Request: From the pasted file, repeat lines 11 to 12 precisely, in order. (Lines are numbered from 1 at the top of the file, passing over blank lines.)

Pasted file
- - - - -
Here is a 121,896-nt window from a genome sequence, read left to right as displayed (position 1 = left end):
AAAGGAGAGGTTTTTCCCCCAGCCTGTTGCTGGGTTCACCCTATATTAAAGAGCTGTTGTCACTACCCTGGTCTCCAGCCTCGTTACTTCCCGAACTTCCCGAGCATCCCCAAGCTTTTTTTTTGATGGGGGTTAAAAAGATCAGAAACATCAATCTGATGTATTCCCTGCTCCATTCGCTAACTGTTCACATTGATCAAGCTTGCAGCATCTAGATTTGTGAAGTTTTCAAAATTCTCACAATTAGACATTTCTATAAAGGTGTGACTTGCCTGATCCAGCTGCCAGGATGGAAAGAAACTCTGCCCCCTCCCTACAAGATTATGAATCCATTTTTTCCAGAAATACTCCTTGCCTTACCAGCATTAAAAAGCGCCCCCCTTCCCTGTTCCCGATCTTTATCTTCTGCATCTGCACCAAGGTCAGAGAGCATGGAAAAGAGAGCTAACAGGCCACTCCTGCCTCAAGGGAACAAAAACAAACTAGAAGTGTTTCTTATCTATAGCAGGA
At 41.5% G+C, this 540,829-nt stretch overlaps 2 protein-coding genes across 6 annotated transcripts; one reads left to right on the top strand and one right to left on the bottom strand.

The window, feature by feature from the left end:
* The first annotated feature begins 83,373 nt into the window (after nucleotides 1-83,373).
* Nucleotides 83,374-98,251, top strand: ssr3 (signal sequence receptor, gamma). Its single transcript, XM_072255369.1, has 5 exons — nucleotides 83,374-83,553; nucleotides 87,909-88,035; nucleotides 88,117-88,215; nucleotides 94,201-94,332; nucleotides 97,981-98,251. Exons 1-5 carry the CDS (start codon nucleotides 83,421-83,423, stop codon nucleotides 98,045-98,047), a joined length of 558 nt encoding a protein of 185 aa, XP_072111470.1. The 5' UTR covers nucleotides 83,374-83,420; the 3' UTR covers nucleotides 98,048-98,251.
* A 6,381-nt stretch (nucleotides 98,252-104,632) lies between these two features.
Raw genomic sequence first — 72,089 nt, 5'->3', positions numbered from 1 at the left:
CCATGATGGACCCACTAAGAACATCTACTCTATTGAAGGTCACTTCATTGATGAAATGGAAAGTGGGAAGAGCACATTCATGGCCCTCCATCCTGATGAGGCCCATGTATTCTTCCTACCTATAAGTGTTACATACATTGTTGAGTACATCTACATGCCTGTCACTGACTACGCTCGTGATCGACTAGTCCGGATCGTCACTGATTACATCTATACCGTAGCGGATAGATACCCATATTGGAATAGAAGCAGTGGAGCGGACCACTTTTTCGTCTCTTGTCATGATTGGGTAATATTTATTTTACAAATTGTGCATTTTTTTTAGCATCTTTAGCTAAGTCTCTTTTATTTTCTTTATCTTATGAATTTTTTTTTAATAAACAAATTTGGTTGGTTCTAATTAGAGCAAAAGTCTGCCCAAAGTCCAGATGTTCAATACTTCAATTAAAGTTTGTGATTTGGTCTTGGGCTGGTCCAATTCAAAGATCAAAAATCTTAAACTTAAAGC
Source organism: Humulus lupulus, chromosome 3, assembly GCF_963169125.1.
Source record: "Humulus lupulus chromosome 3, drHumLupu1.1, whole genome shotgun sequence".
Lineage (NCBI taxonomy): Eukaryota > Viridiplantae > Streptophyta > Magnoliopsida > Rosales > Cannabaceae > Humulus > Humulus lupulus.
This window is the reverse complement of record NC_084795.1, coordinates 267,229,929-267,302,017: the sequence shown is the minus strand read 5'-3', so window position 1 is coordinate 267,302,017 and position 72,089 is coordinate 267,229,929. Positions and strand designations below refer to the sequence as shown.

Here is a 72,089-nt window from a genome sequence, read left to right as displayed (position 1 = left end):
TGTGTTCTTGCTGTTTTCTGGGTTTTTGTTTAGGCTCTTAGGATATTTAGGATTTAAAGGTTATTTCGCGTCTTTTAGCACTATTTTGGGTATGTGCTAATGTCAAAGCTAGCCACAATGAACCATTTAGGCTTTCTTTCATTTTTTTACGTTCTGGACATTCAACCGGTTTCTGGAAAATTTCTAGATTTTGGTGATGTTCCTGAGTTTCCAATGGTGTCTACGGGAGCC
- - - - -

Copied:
Source record: "Humulus lupulus chromosome 3, drHumLupu1.1, whole genome shotgun sequence".
Lineage (NCBI taxonomy): Eukaryota > Viridiplantae > Streptophyta > Magnoliopsida > Rosales > Cannabaceae > Humulus > Humulus lupulus.